“Do Central Banks Rebalance Their Currency Shares?”

Some do; some don’t. Revised paper by me, Hiro Ito, and Robert McCauley. From the abstract:

Do central banks rebalance their currency shares? The answer matters because the dollar’s predominant role in large official reserve holdings means that widespread rebalancing requires central banks to buy (sell) a depreciating (appreciating) dollar, stabilizing its value against other major currencies. We hypothesize that larger reserve holdings have led central banks to approach their investment more systematically and to make rebalancing in the face of exchange rate changes the norm. We illustrate the choice with two polar case studies: the US clearly does not rebalance its small FX reserves; Switzerland does rebalance its very large reserves, so that changes in exchange rates do not move its currency allocation. Our hypothesis finds partial support in global aggregated data. They reject both no rebalancing and full rebalancing and point to emerging market economies as the source of the aggregate result. We also test for rebalancing with panel data and find that our sample economies on average again behave in intermediate fashion, partially but not fully rebalancing. However, when observations are weighted by the size of reserves, the panel analysis finds full rebalancing. A variety of control variables and splits of the panel sample do not alter the thrust of these findings. Central banks rebalance their FX reserves extensively but not uniformly.

The most substantive innovation is the use of panel data with observations on how individual central banks and government agencies that hold foreign exchange reserves manage reserve composition. This is a unique data set, and represents an expansion of the data set compiled and examined in Ito and McCauley (2020), discussed in this post (the expansion is from 58 to 74 countries, 1999-2018 to 1998-2020).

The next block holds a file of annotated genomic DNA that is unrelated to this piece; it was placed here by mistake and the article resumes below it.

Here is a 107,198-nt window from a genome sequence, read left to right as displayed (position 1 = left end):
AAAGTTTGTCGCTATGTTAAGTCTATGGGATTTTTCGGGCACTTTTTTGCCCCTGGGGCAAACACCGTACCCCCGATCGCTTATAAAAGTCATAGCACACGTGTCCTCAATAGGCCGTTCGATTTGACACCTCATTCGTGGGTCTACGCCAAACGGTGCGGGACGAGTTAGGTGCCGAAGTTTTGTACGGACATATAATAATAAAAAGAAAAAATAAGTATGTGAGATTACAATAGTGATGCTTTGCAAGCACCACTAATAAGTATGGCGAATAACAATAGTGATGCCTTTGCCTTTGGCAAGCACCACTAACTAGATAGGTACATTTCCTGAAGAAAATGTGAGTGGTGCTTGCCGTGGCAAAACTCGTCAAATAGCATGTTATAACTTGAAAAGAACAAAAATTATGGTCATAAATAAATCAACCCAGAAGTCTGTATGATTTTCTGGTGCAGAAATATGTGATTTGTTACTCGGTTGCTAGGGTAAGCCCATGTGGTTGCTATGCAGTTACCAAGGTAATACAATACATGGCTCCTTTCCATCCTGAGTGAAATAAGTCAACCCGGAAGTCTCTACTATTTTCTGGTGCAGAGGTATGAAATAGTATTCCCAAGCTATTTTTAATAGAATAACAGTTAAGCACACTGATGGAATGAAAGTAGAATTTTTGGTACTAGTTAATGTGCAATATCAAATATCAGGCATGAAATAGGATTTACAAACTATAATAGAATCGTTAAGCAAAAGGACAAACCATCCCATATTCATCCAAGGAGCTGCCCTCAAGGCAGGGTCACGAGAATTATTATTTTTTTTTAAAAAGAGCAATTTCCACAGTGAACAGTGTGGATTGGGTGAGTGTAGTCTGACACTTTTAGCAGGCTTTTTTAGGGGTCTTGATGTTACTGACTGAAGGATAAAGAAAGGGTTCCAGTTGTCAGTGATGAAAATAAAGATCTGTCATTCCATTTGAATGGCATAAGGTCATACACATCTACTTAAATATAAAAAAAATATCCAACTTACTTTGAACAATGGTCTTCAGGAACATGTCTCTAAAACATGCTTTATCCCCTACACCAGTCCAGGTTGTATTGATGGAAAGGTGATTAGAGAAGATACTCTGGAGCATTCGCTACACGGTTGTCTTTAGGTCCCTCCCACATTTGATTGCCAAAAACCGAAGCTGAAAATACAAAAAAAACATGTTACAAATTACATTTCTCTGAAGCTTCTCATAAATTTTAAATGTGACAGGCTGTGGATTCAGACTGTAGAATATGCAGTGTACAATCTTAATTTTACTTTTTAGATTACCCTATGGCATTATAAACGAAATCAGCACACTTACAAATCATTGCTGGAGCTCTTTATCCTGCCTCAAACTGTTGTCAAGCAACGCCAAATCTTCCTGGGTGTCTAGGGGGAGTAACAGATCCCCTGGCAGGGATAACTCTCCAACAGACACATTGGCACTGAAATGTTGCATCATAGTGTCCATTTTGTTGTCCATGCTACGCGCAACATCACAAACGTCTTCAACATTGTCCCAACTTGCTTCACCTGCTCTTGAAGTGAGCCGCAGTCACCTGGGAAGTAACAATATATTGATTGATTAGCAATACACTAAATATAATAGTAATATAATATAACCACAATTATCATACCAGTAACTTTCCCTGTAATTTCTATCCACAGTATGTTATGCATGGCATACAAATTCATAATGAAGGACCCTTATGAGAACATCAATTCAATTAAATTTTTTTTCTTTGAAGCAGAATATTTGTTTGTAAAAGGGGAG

Third, panel analysis of more than 70 economies also finds that in aggregate central banks partially rebalance. When advanced and emerging markets are separately analysed, their behavior does not differ substantially.

Fourth, when we weight the panel observations by the scale of reserves, full rebalancing is the result. From this perspective the Swiss approach is more typical of big reserve holders than the US approach. This finding is consistent with large reserve holders making reserve management more like private portfolio management.

Fifth, rapidly growing reserves are associated with a higher dollar share. We interpret this as reflecting the dollar as dominant (“vehicle”) currency in the FX market: most central banks buy dollars and then diversify into their target currencies with a lag. By contrast, there is little evidence that financial market volatility affects rebalancing.

Taking these altogether, the strong suggestion is the association of reserve size and rebalancing. In the case studies, the Swiss have large reserves and rebalance; the US, modest reserves and do not rebalance. In the aggregate data, rebalancing seems more characteristic of [Emerging Market Economies] EMEs, some of whom hold very large reserves. In the panel data, rebalancing is the norm when observations are weighted by reserve size in relation to GDP.

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